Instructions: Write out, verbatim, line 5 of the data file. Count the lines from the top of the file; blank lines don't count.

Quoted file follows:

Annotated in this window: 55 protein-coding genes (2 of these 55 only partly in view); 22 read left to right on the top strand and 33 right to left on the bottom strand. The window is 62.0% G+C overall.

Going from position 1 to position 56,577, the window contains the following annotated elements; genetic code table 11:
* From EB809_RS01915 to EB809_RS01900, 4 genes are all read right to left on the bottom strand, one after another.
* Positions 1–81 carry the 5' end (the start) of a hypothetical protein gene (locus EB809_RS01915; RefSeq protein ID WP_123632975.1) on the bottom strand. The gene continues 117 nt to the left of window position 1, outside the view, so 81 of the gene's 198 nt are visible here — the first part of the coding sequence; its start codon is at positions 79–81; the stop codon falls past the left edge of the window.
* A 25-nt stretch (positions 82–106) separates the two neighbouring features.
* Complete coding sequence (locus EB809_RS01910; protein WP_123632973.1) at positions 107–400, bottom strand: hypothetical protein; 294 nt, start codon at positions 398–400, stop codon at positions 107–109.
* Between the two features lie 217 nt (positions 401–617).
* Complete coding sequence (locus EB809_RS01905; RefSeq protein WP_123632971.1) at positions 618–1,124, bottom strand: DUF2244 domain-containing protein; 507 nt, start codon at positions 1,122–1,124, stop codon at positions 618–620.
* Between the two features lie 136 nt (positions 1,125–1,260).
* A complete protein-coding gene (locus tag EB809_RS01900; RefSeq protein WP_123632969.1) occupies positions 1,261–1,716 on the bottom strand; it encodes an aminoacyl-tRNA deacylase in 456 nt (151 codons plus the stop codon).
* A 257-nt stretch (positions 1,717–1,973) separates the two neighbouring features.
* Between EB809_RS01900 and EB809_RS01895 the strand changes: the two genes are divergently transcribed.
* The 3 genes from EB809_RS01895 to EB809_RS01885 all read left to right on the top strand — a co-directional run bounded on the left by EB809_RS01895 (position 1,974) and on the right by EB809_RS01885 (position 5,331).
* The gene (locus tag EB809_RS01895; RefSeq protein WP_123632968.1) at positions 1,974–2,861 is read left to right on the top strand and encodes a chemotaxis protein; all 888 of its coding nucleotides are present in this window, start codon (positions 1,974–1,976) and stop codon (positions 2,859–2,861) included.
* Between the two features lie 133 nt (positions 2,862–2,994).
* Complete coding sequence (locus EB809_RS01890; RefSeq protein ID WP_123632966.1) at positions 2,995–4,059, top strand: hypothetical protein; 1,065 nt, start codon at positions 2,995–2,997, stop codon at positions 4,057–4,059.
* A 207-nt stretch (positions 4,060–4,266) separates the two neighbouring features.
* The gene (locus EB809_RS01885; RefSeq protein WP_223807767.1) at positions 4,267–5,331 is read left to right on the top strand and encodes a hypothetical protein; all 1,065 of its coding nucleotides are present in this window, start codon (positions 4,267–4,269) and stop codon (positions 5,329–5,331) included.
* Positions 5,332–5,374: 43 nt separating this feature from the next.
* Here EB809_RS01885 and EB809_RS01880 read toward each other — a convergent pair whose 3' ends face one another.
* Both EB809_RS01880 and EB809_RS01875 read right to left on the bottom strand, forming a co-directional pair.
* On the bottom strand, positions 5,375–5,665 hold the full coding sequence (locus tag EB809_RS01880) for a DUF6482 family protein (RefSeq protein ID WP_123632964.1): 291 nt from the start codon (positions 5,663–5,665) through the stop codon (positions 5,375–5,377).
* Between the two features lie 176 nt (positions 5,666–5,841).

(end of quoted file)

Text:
* A 25-nt stretch (positions 82–106) separates the two neighbouring features.